Five reasons to hold on to your Galaxy Note 4 (and one reason to upgrade)
But boy, is it expensive. That’s more important nowadays, as getting a flagship phone for $199 thanks to carrier subsidies is largely a thing of the past (AT&T remains the sole holdout, but you’ll pay a lot more per month for a subsidy plan).
If you have a Galaxy Note 4, you’re plagued with the ultimate first-world problem: whether or not to upgrade to the newest model. While the siren call of the latest-and-greatest is strong, there are a few reasons you may want to hold on to your current Note.
Two of the features that many loved about Samsung phones was the removable battery and expansion storage via an SD card slot.
Just like with the S6 and S6 Edge, those are no longer found with the Galaxy Note 5 (same with the S6 Edge+).
Personally, the loss of the removable battery and microSD slot doesn’t bother me. I would rather use a portable charger than keep track of a battery or fiddle with storage settings by moving content to an SD card. Also, Samsung’s newest Note supports rapid charging, so you can get your device up to speed quickly if you get a Samsung or third-party Fast Charge pad.
But a lot of Android fans feel differently, and for them this is a dealbreaker. So you probably want to hold on to your Note as long as you can until it’s ready to give up the ghost.
Samsung has been on a tear this year with new phones. It seems like just a few months ago that the excellent Galaxy S6 and Galaxy S6 Edge went on sale. To get jump on the iPhone, Samsung pushed out the Note 5 and Galaxy S6 Edge+.
With so many new phones, there’s bound to be some give with the price. A few deals have already popped up, such as an unlocked Galaxy S6 for $470. It’s hard to believe there is a strong enough market to sustain four flagship phones priced at $700 or more.
Once the next iPhone comes out, Samsung may be under pressure to move some more units. Expect either a price cut or some more discount offers from third-party retailers.
If you’re going to be “stuck” with your current phone, it may as well have the second-best display on the market.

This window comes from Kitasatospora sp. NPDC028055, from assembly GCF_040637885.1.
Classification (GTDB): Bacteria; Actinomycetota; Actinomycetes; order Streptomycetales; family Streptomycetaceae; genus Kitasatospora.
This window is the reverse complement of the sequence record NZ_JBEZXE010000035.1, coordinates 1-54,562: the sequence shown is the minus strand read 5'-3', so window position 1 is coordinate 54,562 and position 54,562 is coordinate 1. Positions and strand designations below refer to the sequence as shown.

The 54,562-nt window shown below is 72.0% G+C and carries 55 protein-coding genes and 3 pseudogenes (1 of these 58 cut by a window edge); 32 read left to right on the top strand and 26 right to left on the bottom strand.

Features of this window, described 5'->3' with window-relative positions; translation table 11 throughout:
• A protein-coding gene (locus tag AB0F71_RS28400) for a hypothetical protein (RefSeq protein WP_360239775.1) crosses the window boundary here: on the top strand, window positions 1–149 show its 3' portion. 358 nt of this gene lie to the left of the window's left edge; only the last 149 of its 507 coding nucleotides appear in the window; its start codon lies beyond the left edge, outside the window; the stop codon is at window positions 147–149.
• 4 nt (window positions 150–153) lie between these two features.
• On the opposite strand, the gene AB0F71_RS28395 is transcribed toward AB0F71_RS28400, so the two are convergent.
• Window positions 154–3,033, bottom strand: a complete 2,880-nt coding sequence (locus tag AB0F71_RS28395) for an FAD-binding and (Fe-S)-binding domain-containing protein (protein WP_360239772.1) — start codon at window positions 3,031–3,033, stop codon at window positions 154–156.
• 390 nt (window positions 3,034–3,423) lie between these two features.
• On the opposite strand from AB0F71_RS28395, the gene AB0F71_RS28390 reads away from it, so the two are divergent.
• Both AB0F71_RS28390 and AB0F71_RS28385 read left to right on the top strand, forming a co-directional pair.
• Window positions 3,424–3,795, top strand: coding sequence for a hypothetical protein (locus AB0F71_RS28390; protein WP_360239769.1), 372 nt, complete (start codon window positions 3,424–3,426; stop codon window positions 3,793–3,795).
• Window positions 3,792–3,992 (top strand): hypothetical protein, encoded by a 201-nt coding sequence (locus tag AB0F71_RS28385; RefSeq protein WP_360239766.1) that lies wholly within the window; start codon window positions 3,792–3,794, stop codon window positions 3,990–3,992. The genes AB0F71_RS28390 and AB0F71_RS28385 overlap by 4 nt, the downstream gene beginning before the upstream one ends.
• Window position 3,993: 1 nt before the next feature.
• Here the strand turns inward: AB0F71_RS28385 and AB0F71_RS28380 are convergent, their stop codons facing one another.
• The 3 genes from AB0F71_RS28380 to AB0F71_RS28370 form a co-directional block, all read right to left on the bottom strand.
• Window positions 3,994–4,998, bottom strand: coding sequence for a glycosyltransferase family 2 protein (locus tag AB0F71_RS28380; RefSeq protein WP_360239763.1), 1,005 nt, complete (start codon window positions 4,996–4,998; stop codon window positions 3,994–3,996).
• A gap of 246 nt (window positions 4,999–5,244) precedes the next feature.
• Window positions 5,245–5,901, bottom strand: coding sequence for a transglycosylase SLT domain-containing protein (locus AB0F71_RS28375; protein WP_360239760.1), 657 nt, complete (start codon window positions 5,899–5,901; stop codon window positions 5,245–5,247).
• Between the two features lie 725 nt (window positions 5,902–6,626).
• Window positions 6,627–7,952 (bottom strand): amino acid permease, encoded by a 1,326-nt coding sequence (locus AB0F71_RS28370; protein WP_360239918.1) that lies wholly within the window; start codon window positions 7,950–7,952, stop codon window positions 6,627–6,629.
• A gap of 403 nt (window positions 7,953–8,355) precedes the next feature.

Displaymate recently gave the Note 5 the “best screen” title, just edging out the previous winner, the Galaxy Note 4. With your current phone still on the podium at the number two slot, you’re probably not gaining that much in clarify for all that extra money.
You really have to stare and point out small differences to spot where the Note 5 outperforms the Note 4. It still offers the same excellent 1440 x 2560 resolution with 515 pixels per inch. The screen is still great to look at, so you’re not necessarily making that big of a compromise by sticking with the Note 4.
Samsung used to be the worst at updating its phones. But part of its new religion of glass and metal includes a newfound ability to speed up how quickly it gets out the latest Android updates.
Samsung was pretty fast about delivering Lollipop to the Galaxy S5, and it’s been on the ball when it comes to the Stagefright patch. Samsung joined Google in pledging that it would delivery monthly security updates to its flagship phones.
The only caveat here is that with the exception of the Sprint model, the Note 4 is still stuck on Android 5.0.1. It’s not so much that you’re missing out on a ton of features by not getting 5.1.1, but there were some important bug fixes and performance improvements. If that doesn’t change soon, my recommendation may move to one that says, “Get the Note 5 now.”
The Note 5 camera is great, but the Note 4’s shooter is still really good. I’ve taken it on several trips and been very happy with its performance in a lot of different circumstances.
Dissatisfaction with one’s camera can be a huge driver behind upgrading one’s phone. It’s why I ditched the Nexus 5 for the Note 4. As much as I loved stock Android, terrible pictures are a real drag. The Note has really impressed me with low-light performance, though it really shines with outdoor pictures and when there’s good lighting. Yes, you’ll get a better camera in the Note 5, but not by much.
Give Samsung credit for making upgrades in the right places to make the Note 5 rather tempting. While we noted the new screen has the same resolution as the Galaxy Note 4 it’s quantitatively better, recently earning the title of best smartphone screen from DisplayMate.
In general, we found the Note 5 to be fast and long-lasting in our benchmark test, outperforming the Galaxy Note 4 in many areas. The Note 5 also does that neat camera trick the Galaxy S6 first introduced: double-push the home button to launch the camera and then snap away.
Don’t expect to see this feature in the Note 4. Same thing with those cool themes and other UI enhancements: Samsung may update the Note 4 over time with the latest builds of Android, but it’s clearly focused on differentiating its Note 5 and other the other new flagships.
In all, however, you can’t go wrong by holding on to your Note for a while longer. Let those initial bugs in the new flagship get worked out, and decide if some of the tradeoffs (like no expandable storage) are worth the slight bump up you’re getting in screen, camera, and build quality.